A great starting point for students seeking an introduction to Hughes and the critical discussions surrounding his work.
Poet, playwright, and short story writer Langston Hughes remains perhaps one of the most well known African American writers of the twentieth century. With memorable lines like "Life for me ain't been no crystal stair" and "What happens to a dream deferred?," many of his poems are beloved by readers of all ages for their strong emotions, lucidity, and depth. His often anthologized stories, such as "The Blues I'm Playing" and "Blessed Assurance," continue to delight, and even his plays, many years after their first performances, are proving to be a rich mine for scholars.
Edited and with and introduction by R. Baxter Miller, Professor of English and the Institute for African American Studies at the University of Georgia, this volume in the Critical Insights series presents a variety of new essays on the poet laureate of Harlem. For readers who are encountering Hughes for the first time, a biographical sketch then relates the details of his life and four essays survey the critical reception of Hughes work, explore its cultural and historical contexts, situate Hughes among his contemporaries, and review key themes in his work. Readers seeking a deeper understanding of the writer can then move on to other essays that explore topics like Hughes' relations to the Harlem Renaissance and black aesthetics, blues music, religion, and modernism. Still other essays consider Hughes' portrayals of women and families, his politics, and his depictions of racial violence. Works covered include Hughes's most commonly studied poems, like "Montage of a Dream Deferred"; the Semple stories; classic short stories like "The Blues I'm Playing" and "Blessed Assurance"; Hughes' two autobiographies; and a sampling of his plays. Contributors include John Edgar Tidwell, Christopher C. De Santis, Sharon Lynette Jones, and Donna Akiba Sullivan Harper.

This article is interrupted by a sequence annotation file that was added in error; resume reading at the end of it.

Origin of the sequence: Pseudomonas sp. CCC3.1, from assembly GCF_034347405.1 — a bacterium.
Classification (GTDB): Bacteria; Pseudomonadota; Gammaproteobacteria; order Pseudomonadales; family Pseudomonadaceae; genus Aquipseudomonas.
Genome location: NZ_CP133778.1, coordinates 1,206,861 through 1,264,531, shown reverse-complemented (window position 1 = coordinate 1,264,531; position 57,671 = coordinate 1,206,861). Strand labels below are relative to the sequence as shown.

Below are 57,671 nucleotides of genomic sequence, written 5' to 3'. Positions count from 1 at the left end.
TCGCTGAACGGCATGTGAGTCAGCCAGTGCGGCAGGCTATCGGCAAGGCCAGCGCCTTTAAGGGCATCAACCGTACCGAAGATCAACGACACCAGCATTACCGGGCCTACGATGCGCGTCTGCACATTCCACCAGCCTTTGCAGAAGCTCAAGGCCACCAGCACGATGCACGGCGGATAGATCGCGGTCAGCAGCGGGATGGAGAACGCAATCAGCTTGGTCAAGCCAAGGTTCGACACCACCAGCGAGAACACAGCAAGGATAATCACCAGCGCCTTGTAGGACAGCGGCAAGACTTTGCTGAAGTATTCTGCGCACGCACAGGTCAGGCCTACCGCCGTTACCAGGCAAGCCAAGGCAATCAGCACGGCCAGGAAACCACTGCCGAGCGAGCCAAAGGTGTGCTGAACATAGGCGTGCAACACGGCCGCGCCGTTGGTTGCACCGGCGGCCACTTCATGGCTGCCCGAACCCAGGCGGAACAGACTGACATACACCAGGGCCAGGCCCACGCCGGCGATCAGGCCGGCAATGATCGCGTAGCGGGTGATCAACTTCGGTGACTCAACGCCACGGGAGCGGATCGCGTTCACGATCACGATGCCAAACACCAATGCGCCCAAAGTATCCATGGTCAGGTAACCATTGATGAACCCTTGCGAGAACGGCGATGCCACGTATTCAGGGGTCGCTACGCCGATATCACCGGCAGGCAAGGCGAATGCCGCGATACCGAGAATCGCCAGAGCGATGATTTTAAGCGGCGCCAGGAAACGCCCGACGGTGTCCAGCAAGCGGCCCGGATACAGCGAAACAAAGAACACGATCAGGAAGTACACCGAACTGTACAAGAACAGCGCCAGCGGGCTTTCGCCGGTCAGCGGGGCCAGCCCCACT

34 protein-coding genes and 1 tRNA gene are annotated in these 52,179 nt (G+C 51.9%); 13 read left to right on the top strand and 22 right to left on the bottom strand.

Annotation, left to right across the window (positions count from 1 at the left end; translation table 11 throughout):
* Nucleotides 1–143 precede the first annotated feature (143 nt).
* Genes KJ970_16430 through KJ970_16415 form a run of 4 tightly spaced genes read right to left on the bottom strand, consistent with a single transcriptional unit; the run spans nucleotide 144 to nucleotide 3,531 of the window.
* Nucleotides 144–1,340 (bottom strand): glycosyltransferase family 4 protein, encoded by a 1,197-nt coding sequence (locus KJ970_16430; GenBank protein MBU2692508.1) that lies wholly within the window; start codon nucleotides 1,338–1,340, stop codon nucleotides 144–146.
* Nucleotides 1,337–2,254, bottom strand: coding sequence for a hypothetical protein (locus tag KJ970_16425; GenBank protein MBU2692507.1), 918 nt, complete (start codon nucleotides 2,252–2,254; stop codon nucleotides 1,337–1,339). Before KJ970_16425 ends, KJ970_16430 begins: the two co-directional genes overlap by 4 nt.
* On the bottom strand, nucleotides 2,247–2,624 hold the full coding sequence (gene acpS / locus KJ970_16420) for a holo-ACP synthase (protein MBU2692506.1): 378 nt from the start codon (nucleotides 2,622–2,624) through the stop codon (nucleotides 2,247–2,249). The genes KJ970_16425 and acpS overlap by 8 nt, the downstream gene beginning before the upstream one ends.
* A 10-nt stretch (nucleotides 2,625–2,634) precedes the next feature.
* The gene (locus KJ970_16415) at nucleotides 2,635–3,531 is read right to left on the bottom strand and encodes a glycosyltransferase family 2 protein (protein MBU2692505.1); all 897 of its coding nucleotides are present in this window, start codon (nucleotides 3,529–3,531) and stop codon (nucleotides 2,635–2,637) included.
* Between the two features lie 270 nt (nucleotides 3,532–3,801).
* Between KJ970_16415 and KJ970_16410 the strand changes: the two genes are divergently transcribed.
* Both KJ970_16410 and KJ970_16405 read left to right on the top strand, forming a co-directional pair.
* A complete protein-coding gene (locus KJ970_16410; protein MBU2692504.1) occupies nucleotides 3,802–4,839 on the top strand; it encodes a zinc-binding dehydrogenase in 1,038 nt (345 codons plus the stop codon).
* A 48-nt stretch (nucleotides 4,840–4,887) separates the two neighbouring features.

Rounding out the volume are a chronology of Hughes's life and a list of his principal publications as well as a bibliography for readers seeking to study this seminal author in greater depth.
Each essay is 2,500 to 5,000 words in length, and all essays conclude with a list of "Works Cited," along with endnotes. Finally, the volume's appendixes offer a section of useful reference resources:
- Chronology of Langston Hughes's Life
- Works by Hughes's
- About the Editor